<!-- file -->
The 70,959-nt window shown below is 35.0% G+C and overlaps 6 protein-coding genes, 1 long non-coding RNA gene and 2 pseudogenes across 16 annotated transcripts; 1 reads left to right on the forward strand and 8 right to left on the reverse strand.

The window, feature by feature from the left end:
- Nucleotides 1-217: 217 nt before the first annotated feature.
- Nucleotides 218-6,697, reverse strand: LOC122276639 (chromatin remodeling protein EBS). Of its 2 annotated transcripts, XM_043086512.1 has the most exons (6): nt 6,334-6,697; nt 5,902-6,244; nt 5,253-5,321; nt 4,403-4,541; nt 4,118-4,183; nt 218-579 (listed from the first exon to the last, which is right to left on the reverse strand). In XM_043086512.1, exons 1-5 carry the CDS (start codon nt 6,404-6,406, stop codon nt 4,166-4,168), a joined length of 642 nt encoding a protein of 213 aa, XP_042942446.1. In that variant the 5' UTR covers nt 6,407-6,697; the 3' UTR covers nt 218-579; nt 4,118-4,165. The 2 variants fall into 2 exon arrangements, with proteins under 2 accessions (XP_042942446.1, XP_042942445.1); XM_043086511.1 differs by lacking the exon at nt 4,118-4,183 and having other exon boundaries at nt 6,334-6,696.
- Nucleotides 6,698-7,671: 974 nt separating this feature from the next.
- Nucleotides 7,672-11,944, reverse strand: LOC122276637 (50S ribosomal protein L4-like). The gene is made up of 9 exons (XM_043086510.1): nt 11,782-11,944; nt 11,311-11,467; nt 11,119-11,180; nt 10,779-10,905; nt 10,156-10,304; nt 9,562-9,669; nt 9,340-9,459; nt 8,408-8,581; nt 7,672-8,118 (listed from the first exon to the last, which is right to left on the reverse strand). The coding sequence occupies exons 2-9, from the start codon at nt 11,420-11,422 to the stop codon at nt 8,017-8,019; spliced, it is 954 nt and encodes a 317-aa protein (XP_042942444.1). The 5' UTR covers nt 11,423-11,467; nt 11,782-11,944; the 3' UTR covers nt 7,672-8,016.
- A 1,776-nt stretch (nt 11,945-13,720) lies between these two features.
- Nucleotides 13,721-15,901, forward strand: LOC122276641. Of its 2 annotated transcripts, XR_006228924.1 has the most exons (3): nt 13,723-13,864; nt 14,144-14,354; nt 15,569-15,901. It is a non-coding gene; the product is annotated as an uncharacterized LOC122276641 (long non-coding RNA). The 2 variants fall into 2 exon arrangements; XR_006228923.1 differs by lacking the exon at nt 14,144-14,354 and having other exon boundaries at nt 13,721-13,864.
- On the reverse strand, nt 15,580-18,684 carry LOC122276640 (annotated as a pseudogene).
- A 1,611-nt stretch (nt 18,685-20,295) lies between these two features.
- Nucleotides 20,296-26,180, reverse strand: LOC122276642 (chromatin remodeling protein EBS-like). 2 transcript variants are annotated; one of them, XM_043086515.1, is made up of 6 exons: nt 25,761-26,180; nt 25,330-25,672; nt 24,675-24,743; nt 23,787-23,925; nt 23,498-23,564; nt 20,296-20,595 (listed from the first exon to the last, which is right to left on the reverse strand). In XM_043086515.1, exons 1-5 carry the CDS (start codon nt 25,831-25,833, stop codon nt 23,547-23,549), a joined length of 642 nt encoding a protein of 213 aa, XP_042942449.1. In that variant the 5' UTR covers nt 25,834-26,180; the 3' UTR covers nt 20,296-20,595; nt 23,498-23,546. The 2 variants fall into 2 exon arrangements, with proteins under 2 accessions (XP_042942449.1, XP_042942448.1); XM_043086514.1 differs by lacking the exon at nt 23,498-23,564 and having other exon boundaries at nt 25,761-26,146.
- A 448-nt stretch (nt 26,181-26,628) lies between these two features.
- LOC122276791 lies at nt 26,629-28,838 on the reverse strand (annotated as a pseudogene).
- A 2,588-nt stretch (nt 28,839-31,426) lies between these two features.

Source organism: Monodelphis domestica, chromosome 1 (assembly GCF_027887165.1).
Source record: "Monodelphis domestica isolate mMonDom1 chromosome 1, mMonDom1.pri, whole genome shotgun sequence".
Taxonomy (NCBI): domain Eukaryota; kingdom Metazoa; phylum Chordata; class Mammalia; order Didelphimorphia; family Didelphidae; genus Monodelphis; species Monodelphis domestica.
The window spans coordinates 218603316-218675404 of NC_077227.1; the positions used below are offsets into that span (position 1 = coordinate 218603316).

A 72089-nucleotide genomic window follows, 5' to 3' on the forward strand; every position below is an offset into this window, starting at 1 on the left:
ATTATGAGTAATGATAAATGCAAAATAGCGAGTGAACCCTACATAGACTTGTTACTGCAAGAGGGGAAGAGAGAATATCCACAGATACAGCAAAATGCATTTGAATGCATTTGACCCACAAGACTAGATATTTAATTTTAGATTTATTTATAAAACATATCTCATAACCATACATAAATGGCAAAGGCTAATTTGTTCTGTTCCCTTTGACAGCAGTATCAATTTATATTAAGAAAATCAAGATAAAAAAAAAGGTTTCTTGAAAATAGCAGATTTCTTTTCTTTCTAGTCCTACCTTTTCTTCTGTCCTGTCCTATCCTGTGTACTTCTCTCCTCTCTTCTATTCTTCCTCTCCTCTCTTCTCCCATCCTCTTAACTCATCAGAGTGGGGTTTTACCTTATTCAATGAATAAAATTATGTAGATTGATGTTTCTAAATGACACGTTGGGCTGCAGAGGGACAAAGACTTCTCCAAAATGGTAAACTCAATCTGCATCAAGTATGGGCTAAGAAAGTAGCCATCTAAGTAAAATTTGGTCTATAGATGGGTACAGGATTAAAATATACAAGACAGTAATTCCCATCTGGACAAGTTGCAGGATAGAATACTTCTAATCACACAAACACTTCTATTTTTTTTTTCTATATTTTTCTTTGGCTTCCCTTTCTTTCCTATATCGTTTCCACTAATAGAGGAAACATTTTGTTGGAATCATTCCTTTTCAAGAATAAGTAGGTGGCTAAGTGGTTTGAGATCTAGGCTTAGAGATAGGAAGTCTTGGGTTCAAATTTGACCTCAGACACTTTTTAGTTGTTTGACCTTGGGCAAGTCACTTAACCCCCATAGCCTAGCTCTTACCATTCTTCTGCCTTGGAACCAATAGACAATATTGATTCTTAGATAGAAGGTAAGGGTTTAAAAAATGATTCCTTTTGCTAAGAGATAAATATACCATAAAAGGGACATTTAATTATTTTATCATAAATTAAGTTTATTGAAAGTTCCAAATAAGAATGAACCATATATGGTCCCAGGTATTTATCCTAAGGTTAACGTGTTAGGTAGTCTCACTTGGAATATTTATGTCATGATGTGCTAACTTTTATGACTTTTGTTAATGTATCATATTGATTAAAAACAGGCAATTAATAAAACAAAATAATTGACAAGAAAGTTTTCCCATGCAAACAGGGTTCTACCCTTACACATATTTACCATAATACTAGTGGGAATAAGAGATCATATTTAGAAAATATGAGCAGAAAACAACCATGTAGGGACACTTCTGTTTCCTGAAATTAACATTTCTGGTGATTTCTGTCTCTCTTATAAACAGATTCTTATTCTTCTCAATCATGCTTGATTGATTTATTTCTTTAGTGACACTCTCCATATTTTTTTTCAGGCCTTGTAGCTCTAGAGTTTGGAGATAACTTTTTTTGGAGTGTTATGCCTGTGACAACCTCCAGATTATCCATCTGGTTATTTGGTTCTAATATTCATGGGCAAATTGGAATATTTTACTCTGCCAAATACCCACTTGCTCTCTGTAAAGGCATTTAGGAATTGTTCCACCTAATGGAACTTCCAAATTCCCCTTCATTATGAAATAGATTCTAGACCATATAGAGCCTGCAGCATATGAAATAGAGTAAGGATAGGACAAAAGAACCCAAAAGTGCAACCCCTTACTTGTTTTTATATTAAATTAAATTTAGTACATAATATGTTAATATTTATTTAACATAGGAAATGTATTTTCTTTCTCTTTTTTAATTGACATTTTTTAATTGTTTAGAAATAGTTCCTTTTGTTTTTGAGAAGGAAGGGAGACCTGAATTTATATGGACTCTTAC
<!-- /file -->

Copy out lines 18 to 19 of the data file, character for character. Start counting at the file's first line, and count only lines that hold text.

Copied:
The window spans coordinates 218603316-218675404 of NC_077227.1; the positions used below are offsets into that span (position 1 = coordinate 218603316).

A 72089-nucleotide genomic window follows, 5' to 3' on the forward strand; every position below is an offset into this window, starting at 1 on the left: